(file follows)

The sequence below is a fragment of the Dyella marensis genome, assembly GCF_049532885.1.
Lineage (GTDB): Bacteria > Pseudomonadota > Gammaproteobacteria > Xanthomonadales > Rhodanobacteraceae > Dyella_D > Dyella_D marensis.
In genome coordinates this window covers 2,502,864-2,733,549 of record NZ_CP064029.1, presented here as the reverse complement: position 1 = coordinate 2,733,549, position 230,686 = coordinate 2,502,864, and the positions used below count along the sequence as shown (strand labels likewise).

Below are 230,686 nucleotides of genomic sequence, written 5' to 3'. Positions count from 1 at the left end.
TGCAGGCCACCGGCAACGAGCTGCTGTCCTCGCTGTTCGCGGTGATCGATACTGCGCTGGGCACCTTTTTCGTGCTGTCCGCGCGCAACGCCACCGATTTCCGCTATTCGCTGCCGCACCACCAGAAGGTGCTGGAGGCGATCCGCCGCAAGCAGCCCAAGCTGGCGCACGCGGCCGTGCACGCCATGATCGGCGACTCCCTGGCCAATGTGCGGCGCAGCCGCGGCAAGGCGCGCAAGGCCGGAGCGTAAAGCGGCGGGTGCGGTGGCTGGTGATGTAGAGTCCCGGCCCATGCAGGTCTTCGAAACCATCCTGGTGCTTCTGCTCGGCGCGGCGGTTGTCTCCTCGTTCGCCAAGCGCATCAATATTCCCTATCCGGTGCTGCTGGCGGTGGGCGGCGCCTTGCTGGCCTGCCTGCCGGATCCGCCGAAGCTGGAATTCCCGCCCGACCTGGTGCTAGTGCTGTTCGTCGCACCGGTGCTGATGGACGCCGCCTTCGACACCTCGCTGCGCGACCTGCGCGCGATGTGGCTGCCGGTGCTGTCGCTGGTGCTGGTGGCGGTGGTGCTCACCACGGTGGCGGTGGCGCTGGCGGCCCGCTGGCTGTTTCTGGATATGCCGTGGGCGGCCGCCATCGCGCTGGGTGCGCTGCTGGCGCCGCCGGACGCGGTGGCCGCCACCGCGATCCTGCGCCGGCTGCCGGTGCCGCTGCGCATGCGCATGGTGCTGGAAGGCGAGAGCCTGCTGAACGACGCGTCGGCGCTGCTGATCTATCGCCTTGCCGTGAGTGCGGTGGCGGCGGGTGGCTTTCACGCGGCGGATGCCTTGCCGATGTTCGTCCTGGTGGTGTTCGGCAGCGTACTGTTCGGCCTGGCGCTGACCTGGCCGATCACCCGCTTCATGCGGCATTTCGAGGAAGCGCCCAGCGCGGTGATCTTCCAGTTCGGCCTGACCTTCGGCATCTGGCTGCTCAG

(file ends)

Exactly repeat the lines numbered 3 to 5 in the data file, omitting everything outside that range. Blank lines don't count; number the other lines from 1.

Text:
In genome coordinates this window covers 2,502,864-2,733,549 of record NZ_CP064029.1, presented here as the reverse complement: position 1 = coordinate 2,733,549, position 230,686 = coordinate 2,502,864, and the positions used below count along the sequence as shown (strand labels likewise).

Below are 230,686 nucleotides of genomic sequence, written 5' to 3'. Positions count from 1 at the left end.
TGCAGGCCACCGGCAACGAGCTGCTGTCCTCGCTGTTCGCGGTGATCGATACTGCGCTGGGCACCTTTTTCGTGCTGTCCGCGCGCAACGCCACCGATTTCCGCTATTCGCTGCCGCACCACCAGAAGGTGCTGGAGGCGATCCGCCGCAAGCAGCCCAAGCTGGCGCACGCGGCCGTGCACGCCATGATCGGCGACTCCCTGGCCAATGTGCGGCGCAGCCGCGGCAAGGCGCGCAAGGCCGGAGCGTAAAGCGGCGGGTGCGGTGGCTGGTGATGTAGAGTCCCGGCCCATGCAGGTCTTCGAAACCATCCTGGTGCTTCTGCTCGGCGCGGCGGTTGTCTCCTCGTTCGCCAAGCGCATCAATATTCCCTATCCGGTGCTGCTGGCGGTGGGCGGCGCCTTGCTGGCCTGCCTGCCGGATCCGCCGAAGCTGGAATTCCCGCCCGACCTGGTGCTAGTGCTGTTCGTCGCACCGGTGCTGATGGACGCCGCCTTCGACACCTCGCTGCGCGACCTGCGCGCGATGTGGCTGCCGGTGCTGTCGCTGGTGCTGGTGGCGGTGGTGCTCACCACGGTGGCGGTGGCGCTGGCGGCCCGCTGGCTGTTTCTGGATATGCCGTGGGCGGCCGCCATCGCGCTGGGTGCGCTGCTGGCGCCGCCGGACGCGGTGGCCGCCACCGCGATCCTGCGCCGGCTGCCGGTGCCGCTGCGCATGCGCATGGTGCTGGAAGGCGAGAGCCTGCTGAACGACGCGTCGGCGCTGCTGATCTATCGCCTTGCCGTGAGTGCGGTGGCGGCGGGTGGCTTTCACGCGGCGGATGCCTTGCCGATGTTCGTCCTGGTGGTGTTCGGCAGCGTACTGTTCGGCCTGGCGCTGACCTGGCCGATCACCCGCTTCATGCGGCATTTCGAGGAAGCGCCCAGCGCGGTGATCTTCCAGTTCGGCCTGACCTTCGGCATCTGGCTGCTCAG